Not many people realize that there is a United States Postal Service facility at John F. Kennedy International Airport in New York that acts as the nation’s first line of defense against dangerous drugs. When one thinks of which safety and security agencies are helping to stop the trafficking of meth, heroin, opioids, fentanyl, and other narcotics that are impacting communities worldwide, the postal service does not usually come to mind.
But a recent article in Capital News Service reported that U.S. Customs and Border Protection officers at that New York mail facility were using spectroscopy devices — along with dogs trained to detect narcotics — as their latest weapon in stopping illegal drugs from getting into the country.
In that location alone, about a million international packages are received each day and screened for illicit items. According to the article, packages are put through an x-ray scan and suspicious packages are placed to the side and opened. If any powders are found, officers are able to use a spectroscopy device that utilizes both FTIR and Raman technology to identify the unknown substance, without the officer having to touch the powder itself.
Raman and FTIR are highly specific and reliable identification methods, each with strengths and limitations. By integrating both into a single analyzer, operators harness the power of each technology while enabling a broader range of chemical identification. The article reported that using dogs and technology has helped the customs inspectors to seize approximately 82 pounds of fentanyl from incoming international shipments during the first half of the year.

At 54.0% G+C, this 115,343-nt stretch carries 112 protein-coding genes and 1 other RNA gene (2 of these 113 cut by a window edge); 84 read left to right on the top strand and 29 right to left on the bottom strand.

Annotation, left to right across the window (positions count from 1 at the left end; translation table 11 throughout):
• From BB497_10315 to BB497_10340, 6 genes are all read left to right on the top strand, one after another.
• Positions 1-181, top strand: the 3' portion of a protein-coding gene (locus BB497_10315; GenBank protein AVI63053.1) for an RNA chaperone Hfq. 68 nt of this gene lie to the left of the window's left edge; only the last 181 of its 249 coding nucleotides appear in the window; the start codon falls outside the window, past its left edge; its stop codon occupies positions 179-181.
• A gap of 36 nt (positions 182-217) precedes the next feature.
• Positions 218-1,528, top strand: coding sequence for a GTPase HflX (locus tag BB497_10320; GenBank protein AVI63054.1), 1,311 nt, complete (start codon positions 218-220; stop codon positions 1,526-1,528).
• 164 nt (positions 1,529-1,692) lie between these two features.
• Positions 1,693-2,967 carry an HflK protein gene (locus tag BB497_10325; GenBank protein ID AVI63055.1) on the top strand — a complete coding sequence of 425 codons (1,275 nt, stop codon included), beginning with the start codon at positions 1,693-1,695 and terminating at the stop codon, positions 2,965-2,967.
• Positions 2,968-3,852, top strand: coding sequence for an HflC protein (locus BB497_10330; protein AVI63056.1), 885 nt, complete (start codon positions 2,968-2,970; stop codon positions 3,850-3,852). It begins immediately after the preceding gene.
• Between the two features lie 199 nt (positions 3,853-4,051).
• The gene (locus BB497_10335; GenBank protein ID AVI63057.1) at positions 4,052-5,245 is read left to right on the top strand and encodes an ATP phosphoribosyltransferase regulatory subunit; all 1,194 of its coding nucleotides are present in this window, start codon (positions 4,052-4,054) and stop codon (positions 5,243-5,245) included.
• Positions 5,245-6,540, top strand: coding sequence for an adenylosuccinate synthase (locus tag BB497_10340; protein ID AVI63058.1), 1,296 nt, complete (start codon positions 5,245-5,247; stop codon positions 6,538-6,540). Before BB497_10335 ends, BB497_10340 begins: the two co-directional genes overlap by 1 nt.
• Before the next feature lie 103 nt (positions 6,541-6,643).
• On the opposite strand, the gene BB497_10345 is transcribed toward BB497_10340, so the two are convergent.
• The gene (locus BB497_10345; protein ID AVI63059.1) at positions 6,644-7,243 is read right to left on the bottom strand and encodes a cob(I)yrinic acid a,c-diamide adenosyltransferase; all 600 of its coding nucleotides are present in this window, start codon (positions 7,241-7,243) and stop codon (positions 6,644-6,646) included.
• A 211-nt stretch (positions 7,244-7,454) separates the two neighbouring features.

If you watch crime shows, you might think 82 pounds of a drug found within millions of packages is not much of a find; most shows boast about hundreds or even thousands of kilos of drugs being seized at a time. However, a Boston newspaper quoted a law enforcement source as saying 33-plus pounds of fentanyl (that was recently captured in a real-life bust) is enough to kill more than 7 million people in its raw form.
In addition, the data gathered by the spectroscopy device has helped investigators link other related packages and track them back to the senders. The instruments give security personnel the analysis facts they need to turn shipping data from one parcel that contains fentanyl or other illicit drugs into information about possibly thousands of other packages. And since the results are seen on the spot as well as can be input into the instrument’s library for future analyses, delays are avoided and any tipping off of shippers that could result in ruined investigations is squashed.
It seems that those who are trying to get fentanyl and other dangerous drugs onto American streets are getting more clever each day. The article mentioned that drugs, including fentanyl, have been hidden inside kids’ toys, suitcase wheels, different types of parcels, and in one case, vials of steroids were stuffed into a glass bottle of lotion.
Luckily, there are programs in place to help keep these dangerous packages off the streets … and many times the first step is not delivering the mail.
Read the article: People, machines and dogs hunt for drugs in the mail
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